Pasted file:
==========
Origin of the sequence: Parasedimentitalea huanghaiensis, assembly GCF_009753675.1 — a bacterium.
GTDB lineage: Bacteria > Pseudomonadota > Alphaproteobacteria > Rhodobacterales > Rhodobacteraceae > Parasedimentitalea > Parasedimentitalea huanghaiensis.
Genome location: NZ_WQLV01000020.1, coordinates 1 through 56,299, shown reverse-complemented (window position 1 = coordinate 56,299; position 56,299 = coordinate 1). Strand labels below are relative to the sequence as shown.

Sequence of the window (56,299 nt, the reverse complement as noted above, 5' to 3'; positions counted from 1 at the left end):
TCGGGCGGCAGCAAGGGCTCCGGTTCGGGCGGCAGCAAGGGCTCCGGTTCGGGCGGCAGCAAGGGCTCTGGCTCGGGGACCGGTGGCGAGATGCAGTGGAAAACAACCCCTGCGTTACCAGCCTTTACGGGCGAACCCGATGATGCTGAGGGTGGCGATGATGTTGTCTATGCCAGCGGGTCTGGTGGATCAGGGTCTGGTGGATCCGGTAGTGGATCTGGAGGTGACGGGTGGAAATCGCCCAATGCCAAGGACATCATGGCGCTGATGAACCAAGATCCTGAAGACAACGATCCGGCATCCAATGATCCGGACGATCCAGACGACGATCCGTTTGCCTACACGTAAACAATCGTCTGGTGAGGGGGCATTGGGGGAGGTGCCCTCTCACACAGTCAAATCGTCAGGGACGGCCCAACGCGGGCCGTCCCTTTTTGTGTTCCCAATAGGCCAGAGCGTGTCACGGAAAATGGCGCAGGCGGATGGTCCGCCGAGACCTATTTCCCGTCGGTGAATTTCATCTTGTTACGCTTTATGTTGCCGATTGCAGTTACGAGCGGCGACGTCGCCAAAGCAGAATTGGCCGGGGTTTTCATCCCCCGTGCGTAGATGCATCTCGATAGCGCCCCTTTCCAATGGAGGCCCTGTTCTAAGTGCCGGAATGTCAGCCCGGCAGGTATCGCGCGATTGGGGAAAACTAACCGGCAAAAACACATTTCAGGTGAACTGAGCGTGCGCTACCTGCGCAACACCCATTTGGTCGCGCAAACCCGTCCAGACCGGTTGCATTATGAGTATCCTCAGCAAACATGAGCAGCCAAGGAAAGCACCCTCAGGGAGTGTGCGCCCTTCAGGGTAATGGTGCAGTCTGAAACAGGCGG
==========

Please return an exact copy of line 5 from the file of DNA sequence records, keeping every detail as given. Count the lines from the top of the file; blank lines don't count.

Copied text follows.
TCGGGCGGCAGCAAGGGCTCCGGTTCGGGCGGCAGCAAGGGCTCCGGTTCGGGCGGCAGCAAGGGCTCTGGCTCGGGGACCGGTGGCGAGATGCAGTGGAAAACAACCCCTGCGTTACCAGCCTTTACGGGCGAACCCGATGATGCTGAGGGTGGCGATGATGTTGTCTATGCCAGCGGGTCTGGTGGATCAGGGTCTGGTGGATCCGGTAGTGGATCTGGAGGTGACGGGTGGAAATCGCCCAATGCCAAGGACATCATGGCGCTGATGAACCAAGATCCTGAAGACAACGATCCGGCATCCAATGATCCGGACGATCCAGACGACGATCCGTTTGCCTACACGTAAACAATCGTCTGGTGAGGGGGCATTGGGGGAGGTGCCCTCTCACACAGTCAAATCGTCAGGGACGGCCCAACGCGGGCCGTCCCTTTTTGTGTTCCCAATAGGCCAGAGCGTGTCACGGAAAATGGCGCAGGCGGATGGTCCGCCGAGACCTATTTCCCGTCGGTGAATTTCATCTTGTTACGCTTTATGTTGCCGATTGCAGTTACGAGCGGCGACGTCGCCAAAGCAGAATTGGCCGGGGTTTTCATCCCCCGTGCGTAGATGCATCTCGATAGCGCCCCTTTCCAATGGAGGCCCTGTTCTAAGTGCCGGAATGTCAGCCCGGCAGGTATCGCGCGATTGGGGAAAACTAACCGGCAAAAACACATTTCAGGTGAACTGAGCGTGCGCTACCTGCGCAACACCCATTTGGTCGCGCAAACCCGTCCAGACCGGTTGCATTATGAGTATCCTCAGCAAACATGAGCAGCCAAGGAAAGCACCCTCAGGGAGTGTGCGCCCTTCAGGGTAATGGTGCAGTCTGAAACAGGCGG